Death Fat on My Mind

by Shaker TheLadyEve

In the past year there have been several studies covering the alleged connection between body fat and dementia. Melissa and Quixote covered the implications and scientific aspects of the some of this research last year. I read Olivia Judson's April 20th opinion article "Brain Damage" in the New York Times half-heartedly hoping that it would call into question some of the assumptions that have been made about the alleged connection between body fat and dementia. How predictably wrong I was!

Dr. Judson is an evolutionary biologist who earned her doctorate from Oxford and has published the unfortunately titled book "Dr. Tatiana's Sex Advice to All Creation: The Definitive Guide to the Evolutionary Biology of Sex." Okay, I have not read her whole book, so I can't really critique it—but the first chapter is titled "Let Slip The Whores of War!" and it repeatedly refers to the "battle of the sexes" with regards to evolution. So that provides a bit of context to frame where she's coming from.

The piece is correctly labeled as opinion, as it's riddled with bias, judgment and terminally cute bon mots about Deathfat; yet it reads like a faux-rational attempt at a science article:
FTO, as the gene is known, appears to play a role in both body weight and brain function. This gene comes in different versions; one version — let's call it "troublesome"— appears to predispose people to obesity. Individuals with two copies of the troublesome version tend to be fatter than those with only one copy of it, who in turn tend to be fatter than those with two copies of the "regular" version.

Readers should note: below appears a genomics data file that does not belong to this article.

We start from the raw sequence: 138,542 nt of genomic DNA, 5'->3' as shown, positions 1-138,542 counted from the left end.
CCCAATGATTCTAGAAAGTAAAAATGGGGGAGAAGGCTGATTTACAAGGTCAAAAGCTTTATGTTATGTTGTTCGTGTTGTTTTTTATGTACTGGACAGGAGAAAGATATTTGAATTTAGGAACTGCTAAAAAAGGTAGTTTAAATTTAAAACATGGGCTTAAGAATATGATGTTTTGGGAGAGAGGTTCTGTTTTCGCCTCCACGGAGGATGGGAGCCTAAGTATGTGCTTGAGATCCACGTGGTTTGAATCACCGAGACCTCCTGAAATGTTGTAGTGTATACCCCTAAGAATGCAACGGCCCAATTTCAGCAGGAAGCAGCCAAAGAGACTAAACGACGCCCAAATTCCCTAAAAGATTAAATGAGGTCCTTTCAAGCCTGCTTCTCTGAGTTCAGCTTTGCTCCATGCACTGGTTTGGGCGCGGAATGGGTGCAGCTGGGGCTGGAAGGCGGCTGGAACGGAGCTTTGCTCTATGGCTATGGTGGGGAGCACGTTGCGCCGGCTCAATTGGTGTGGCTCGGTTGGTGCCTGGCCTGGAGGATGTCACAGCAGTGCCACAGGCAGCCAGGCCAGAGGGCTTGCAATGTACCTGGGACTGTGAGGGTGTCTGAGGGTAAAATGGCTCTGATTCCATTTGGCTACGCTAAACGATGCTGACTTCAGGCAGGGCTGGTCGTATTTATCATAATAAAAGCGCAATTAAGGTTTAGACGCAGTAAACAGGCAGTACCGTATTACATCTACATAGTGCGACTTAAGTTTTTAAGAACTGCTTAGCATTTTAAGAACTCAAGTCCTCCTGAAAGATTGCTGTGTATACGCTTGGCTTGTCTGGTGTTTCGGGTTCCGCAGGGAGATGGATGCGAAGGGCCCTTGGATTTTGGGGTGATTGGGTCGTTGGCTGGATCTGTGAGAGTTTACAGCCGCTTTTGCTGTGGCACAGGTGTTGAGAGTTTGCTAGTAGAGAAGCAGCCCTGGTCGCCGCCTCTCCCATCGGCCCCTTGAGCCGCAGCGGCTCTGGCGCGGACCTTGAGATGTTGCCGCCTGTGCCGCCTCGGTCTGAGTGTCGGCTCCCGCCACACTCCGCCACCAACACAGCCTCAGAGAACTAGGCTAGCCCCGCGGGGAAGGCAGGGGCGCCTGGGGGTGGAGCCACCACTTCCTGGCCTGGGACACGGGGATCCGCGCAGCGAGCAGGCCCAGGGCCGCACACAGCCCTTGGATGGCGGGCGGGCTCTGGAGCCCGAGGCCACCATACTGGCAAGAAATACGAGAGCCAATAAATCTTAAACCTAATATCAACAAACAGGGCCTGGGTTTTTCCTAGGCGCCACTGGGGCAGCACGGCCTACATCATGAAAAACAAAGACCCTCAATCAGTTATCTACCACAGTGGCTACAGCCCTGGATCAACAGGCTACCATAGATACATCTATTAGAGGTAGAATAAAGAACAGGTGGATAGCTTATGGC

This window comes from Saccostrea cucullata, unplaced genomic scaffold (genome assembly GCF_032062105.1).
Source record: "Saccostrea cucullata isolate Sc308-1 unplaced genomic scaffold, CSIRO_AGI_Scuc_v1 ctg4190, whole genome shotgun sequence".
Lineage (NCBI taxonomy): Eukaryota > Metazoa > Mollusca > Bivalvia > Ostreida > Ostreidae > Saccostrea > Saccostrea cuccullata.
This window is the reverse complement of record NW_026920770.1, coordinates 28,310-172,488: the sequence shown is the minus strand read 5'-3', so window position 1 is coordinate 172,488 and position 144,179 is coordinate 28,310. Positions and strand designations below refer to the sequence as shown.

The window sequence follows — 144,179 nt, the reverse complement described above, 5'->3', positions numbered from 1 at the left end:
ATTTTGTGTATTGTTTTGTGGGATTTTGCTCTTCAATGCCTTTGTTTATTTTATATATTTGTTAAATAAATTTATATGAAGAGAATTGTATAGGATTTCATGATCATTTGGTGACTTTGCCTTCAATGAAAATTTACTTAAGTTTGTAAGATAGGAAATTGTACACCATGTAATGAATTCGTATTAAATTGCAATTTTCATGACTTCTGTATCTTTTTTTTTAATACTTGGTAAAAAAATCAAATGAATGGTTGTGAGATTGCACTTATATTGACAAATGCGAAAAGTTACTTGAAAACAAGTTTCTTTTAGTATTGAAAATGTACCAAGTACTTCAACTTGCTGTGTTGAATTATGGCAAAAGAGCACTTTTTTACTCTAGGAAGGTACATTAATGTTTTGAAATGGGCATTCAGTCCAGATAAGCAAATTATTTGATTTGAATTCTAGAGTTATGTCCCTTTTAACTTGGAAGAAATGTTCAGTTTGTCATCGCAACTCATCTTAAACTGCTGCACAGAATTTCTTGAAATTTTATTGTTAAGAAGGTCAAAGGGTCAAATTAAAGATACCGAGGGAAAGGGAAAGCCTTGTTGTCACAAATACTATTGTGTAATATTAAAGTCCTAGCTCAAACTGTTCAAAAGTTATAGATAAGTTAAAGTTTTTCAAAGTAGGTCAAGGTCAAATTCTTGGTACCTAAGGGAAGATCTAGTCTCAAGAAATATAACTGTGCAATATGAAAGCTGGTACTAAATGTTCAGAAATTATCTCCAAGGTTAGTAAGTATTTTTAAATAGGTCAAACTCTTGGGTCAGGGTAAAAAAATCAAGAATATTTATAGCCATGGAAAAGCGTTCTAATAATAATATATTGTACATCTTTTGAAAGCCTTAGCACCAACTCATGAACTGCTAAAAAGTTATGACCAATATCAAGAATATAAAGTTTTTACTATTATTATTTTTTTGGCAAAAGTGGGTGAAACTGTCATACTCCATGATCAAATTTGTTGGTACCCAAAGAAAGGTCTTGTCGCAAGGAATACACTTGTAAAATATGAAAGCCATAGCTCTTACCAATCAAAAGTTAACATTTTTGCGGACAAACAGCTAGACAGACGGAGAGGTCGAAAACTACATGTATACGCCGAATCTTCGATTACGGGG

Dr. Judson's narrative tone—let's call it "annoying"—is similar to so many of the editorials, essays and interviews about the alleged "problems" posed by fat. She comes off as smug, someone who has never been discriminated against based on her size and, what's more, someone who is proud to have never been counted as such. She sets up the predictable polar relationship between "regular," and "troublesome," or, if you prefer, "normal" and "other." If you do not fit into the "regular" category, then you are an inconvenience to all the "normal" people. And what should you do if you're an inconvenience? Why, starve yourself and get a gastric bypass, of course!
The possibility that obesity today will lead to higher rates of dementia in the future is, therefore, deeply alarming. The obvious question is: can obesity-associated brain damage be reversed? No one knows the answer, but I am hopeful that it can. Those two old friends, a healthful diet and plenty of exercise, have repeatedly been shown to protect the brain. Foods like oily fishes and blueberries have been shown to stimulate the growth of new neurons, for example. Moreover, one study found that dieting reversed some of the changes to brain structure found among the obese. Which suggests an interesting study. The most effective — and radical — treatment for obesity is bariatric surgery, whereby the stomach is made much smaller or bypassed altogether. Do people who have taken this option show a reversal, or at least a slowing, of brain atrophy?
Lecturing about diet and exercise? Check. Jumping to conclusions about causality without supportive data? Check. Use of unbearably moral language? Check. There are many individuals in the U.S. who have been diagnosed with various forms of dementia. The U.S. also has impossibly high body standards, a proliferation of fad diets, and rising eating disorder rates. Advising people to go on diets and lose weight to reverse brain atrophy is beyond irresponsible. And suggesting that dangerous surgery can slow or reverse brain atrophy is downright reprehensible.

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